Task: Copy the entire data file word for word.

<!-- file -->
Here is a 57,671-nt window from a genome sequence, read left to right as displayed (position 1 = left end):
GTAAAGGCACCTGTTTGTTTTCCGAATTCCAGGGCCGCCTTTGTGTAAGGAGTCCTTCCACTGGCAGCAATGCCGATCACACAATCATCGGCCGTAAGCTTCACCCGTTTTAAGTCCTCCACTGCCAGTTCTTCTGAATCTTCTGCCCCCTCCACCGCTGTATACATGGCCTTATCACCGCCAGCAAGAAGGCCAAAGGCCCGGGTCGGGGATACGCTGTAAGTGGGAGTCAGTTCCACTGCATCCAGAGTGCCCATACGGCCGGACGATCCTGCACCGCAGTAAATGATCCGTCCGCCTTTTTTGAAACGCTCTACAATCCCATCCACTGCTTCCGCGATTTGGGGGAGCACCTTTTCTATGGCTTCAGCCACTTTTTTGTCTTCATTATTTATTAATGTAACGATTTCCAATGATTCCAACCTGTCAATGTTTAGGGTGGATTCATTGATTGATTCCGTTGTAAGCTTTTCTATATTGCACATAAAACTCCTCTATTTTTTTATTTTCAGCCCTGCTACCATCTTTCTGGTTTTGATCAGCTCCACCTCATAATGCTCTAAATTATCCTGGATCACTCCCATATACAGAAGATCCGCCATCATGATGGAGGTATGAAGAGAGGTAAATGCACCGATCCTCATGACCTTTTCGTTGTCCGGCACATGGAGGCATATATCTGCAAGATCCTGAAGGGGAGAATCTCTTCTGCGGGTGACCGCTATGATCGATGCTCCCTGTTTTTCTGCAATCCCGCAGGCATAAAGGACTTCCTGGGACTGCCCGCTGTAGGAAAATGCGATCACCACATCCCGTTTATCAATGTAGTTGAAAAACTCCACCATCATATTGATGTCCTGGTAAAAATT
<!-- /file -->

Here is a 57,671-nt window from a genome sequence, read left to right as displayed (position 1 = left end):
GTAAAGGCACCTGTTTGTTTTCCGAATTCCAGGGCCGCCTTTGTGTAAGGAGTCCTTCCACTGGCAGCAATGCCGATCACACAATCATCGGCCGTAAGCTTCACCCGTTTTAAGTCCTCCACTGCCAGTTCTTCTGAATCTTCTGCCCCCTCCACCGCTGTATACATGGCCTTATCACCGCCAGCAAGAAGGCCAAAGGCCCGGGTCGGGGATACGCTGTAAGTGGGAGTCAGTTCCACTGCATCCAGAGTGCCCATACGGCCGGACGATCCTGCACCGCAGTAAATGATCCGTCCGCCTTTTTTGAAACGCTCTACAATCCCATCCACTGCTTCCGCGATTTGGGGGAGCACCTTTTCTATGGCTTCAGCCACTTTTTTGTCTTCATTATTTATTAATGTAACGATTTCCAATGATTCCAACCTGTCAATGTTTAGGGTGGATTCATTGATTGATTCCGTTGTAAGCTTTTCTATATTGCACATAAAACTCCTCTATTTTTTTATTTTCAGCCCTGCTACCATCTTTCTGGTTTTGATCAGCTCCACCTCATAATGCTCTAAATTATCCTGGATCACTCCCATATACAGAAGATCCGCCATCATGATGGAGGTATGAAGAGAGGTAAATGCACCGATCCTCATGACCTTTTCGTTGTCCGGCACATGGAGGCATATATCTGCAAGATCCTGAAGGGGAGAATCTCTTCTGCGGGTGACCGCTATGATCGATGCTCCCTGTTTTTCTGCAATCCCGCAGGCATAAAGGACTTCCTGGGACTGCCCGCTGTAGGAAAATGCGATCACCACATCCCGTTTATCAATGTAGTTGAAAAACTCCACCATCATATTGATGTCCTGGTAAAAATT